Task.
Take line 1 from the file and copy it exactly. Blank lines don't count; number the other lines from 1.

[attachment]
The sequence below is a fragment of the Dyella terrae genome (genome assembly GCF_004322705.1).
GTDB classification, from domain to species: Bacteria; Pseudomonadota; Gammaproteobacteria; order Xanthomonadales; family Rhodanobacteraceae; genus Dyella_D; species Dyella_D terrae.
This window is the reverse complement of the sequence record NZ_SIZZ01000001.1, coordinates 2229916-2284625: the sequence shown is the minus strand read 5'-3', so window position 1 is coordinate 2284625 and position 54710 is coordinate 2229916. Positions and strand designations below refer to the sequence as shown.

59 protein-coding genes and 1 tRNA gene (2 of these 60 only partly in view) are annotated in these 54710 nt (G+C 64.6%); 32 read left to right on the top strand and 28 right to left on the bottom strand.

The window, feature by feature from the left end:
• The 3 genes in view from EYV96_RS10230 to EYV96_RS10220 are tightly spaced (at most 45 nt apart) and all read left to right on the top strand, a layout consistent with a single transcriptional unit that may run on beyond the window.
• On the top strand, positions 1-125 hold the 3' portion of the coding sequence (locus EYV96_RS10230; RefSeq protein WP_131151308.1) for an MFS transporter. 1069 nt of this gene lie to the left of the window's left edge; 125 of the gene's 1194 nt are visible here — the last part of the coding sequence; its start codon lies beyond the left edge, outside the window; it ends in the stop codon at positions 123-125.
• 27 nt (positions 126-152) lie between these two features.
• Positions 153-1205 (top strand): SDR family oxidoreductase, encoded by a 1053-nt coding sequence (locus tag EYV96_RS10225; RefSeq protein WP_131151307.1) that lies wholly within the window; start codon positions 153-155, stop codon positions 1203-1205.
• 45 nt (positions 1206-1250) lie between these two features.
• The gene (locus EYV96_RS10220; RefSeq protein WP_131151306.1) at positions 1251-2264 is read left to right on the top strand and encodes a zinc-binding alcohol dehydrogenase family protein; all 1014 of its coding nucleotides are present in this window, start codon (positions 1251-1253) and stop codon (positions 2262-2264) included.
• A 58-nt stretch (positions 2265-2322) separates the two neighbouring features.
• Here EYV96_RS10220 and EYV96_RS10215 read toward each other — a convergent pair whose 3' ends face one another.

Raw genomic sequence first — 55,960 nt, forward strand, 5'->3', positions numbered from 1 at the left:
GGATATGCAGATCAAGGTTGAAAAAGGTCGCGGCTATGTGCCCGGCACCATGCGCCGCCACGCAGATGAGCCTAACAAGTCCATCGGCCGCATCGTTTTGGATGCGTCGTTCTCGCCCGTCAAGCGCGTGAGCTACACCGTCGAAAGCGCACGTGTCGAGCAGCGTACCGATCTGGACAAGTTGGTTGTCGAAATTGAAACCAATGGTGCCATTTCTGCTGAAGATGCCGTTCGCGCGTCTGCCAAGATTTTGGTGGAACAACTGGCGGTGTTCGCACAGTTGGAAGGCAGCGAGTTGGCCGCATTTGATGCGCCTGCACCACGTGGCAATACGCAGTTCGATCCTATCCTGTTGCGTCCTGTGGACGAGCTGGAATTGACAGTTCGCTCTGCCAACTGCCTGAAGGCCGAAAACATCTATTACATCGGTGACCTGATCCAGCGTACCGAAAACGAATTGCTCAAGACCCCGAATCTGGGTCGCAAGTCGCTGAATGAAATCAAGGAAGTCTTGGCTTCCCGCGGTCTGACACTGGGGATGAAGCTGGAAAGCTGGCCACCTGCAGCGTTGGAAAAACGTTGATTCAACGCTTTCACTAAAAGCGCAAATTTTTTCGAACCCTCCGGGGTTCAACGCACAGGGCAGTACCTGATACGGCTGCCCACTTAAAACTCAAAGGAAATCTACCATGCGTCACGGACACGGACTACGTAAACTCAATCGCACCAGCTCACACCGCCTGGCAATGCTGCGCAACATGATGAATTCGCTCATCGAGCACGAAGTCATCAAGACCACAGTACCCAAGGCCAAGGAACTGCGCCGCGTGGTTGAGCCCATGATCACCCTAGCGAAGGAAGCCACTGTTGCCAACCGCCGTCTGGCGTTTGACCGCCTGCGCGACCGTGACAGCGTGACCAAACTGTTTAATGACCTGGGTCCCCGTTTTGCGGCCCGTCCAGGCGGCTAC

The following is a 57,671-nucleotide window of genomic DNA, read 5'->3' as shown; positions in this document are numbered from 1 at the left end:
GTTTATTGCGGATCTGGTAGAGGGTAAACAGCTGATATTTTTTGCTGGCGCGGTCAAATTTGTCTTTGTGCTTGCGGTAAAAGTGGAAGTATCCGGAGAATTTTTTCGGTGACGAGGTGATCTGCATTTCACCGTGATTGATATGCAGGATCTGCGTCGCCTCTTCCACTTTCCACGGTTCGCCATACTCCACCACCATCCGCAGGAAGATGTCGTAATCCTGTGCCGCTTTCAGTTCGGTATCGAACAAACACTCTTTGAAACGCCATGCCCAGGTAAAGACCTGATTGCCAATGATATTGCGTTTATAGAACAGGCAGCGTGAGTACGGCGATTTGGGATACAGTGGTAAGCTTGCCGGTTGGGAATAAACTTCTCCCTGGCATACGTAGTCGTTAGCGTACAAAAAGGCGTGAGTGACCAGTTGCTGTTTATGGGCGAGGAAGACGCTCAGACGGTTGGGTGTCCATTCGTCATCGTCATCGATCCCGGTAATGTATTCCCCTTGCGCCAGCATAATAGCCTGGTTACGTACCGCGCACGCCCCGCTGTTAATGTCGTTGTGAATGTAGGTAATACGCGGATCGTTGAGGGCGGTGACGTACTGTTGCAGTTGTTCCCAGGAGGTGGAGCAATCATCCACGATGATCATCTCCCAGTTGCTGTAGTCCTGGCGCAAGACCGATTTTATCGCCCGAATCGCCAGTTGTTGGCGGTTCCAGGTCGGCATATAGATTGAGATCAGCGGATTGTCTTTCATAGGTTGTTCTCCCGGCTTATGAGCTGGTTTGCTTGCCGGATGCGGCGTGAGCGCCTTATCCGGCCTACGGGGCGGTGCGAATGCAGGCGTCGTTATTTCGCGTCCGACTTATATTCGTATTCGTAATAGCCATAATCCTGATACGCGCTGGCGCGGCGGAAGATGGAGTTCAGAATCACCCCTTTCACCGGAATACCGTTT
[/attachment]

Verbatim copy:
The sequence below is a fragment of the Dyella terrae genome (genome assembly GCF_004322705.1).